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                Author and article information

                Journal
                BMC Res Notes
                BMC Research Notes
                BioMed Central
                1756-0500
                2011
                5 September 2011
                : 4
                : 320
                Affiliations
                [1 ]Galveston National Laboratory, University of Texas Medical Branch, Galveston, Texas, USA
                [2 ]Animal Resources Center, University of Texas Medical Branch, Galveston, Texas, USA
                [3 ]Department of Microbiology and Immunology, University of Texas Medical Branch, Galveston, Texas, USA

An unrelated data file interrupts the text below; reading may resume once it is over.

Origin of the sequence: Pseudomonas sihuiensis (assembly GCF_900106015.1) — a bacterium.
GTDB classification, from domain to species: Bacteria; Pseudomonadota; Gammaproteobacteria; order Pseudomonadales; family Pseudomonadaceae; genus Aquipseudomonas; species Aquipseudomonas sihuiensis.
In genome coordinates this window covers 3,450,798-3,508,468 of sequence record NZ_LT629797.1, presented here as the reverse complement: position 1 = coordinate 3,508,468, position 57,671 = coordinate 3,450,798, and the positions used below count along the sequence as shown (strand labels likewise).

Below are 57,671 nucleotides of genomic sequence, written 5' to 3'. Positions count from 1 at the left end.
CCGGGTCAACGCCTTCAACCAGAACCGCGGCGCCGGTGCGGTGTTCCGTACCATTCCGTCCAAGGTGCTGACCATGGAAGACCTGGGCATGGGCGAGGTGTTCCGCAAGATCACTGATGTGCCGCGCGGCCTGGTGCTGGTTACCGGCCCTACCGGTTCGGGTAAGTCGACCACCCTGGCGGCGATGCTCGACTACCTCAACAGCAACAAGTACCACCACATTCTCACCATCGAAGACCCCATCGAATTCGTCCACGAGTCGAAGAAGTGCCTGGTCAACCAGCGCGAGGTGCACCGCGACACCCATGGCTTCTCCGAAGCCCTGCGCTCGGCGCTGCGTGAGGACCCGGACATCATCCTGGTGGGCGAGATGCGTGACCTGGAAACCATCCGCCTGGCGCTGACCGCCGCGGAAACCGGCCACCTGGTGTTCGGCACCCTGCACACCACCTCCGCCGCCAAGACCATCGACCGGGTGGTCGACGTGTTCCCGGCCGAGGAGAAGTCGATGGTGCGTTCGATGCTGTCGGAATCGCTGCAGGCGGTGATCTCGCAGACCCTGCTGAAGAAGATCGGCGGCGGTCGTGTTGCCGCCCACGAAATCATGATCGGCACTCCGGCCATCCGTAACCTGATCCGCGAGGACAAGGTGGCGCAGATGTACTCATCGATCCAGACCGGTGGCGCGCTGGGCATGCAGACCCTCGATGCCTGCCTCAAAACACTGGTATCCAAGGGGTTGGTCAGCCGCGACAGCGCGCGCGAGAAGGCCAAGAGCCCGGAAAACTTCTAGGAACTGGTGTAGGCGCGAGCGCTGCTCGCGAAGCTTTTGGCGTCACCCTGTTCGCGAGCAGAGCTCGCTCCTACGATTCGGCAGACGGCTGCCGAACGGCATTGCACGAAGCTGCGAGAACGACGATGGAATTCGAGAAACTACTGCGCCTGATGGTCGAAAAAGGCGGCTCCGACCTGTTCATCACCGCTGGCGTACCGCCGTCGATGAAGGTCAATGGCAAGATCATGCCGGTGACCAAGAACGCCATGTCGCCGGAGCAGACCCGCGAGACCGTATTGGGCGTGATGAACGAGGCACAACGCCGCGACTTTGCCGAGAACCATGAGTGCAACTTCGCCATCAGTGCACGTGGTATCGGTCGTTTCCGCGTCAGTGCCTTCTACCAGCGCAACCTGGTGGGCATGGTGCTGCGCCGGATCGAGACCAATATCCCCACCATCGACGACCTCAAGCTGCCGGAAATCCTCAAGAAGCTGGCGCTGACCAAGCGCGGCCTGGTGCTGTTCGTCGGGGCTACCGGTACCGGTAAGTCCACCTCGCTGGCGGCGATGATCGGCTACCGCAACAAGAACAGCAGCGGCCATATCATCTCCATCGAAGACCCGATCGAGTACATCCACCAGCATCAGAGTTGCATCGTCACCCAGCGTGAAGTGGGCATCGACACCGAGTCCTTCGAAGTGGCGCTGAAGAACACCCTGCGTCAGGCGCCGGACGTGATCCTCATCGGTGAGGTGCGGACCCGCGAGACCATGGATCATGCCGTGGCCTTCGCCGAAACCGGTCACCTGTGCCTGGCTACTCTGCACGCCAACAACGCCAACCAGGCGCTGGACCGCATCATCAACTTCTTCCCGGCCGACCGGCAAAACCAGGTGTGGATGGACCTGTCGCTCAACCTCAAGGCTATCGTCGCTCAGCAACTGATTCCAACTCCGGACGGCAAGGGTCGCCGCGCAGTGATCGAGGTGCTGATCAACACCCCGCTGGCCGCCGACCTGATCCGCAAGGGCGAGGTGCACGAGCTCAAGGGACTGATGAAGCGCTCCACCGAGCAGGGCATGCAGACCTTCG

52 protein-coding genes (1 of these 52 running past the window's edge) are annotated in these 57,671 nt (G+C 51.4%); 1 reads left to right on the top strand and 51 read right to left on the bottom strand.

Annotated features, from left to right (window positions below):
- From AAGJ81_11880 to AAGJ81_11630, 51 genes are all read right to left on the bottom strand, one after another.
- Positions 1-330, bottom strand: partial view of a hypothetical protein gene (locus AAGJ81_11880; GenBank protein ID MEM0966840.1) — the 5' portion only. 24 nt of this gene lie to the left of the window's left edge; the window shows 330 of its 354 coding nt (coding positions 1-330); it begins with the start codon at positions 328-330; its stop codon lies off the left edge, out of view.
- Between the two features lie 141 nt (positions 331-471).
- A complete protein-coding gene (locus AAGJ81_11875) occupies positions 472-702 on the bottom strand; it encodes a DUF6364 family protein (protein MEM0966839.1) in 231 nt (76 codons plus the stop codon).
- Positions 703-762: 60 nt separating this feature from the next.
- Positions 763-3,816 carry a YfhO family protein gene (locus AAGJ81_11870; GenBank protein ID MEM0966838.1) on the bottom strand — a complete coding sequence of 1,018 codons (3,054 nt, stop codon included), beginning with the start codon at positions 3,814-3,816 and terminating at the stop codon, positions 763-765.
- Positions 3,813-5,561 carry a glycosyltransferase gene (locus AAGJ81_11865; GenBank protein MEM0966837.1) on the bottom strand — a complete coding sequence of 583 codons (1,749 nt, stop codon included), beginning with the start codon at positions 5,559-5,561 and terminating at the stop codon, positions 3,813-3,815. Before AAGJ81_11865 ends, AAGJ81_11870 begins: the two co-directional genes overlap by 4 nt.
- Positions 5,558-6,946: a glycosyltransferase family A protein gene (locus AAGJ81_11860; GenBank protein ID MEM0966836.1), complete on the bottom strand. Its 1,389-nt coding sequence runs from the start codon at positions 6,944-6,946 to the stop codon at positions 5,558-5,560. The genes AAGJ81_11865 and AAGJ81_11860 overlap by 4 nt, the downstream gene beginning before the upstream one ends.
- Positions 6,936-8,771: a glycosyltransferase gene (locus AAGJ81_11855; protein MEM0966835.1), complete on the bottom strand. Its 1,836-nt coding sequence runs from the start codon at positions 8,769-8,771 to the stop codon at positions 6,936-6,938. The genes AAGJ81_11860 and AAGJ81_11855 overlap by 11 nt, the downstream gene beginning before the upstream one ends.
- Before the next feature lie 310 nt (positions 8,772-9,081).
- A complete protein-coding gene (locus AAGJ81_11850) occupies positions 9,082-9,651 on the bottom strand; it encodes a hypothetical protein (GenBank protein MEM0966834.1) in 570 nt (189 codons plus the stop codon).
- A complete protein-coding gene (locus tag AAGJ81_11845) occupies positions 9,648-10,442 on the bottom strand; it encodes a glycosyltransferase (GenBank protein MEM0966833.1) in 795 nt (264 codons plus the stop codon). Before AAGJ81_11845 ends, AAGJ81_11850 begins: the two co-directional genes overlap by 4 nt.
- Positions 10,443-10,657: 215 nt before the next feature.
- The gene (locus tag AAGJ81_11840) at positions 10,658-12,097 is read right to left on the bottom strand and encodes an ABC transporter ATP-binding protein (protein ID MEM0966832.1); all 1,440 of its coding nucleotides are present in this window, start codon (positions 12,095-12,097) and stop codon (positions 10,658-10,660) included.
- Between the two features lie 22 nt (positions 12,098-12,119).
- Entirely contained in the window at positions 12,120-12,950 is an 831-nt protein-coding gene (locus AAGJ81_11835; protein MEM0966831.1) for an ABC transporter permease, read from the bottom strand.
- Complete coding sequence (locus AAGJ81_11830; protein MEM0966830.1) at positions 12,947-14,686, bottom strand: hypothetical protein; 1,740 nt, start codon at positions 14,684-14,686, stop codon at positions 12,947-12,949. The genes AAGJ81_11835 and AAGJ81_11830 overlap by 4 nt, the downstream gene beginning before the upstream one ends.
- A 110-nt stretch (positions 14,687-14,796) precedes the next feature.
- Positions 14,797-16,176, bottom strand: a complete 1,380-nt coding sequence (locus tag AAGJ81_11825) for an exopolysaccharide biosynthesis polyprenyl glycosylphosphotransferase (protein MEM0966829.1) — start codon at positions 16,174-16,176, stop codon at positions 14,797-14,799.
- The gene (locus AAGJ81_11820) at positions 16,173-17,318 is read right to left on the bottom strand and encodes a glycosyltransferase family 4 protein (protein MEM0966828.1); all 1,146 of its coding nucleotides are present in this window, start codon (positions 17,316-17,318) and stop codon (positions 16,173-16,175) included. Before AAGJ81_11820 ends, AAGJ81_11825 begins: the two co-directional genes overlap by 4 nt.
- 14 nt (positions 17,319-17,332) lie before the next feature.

Article
                1756-0500-4-320
                10.1186/1756-0500-4-320
                3228511
                21892949
                Copyright ©2011 Lawrence et al; licensee BioMed Central Ltd.

                This is an open access article distributed under the terms of the Creative Commons Attribution License ( http://creativecommons.org/licenses/by/2.0), which permits unrestricted use, distribution, and reproduction in any medium, provided the original work is properly cited.

                Categories
                Technical Note

                Medicine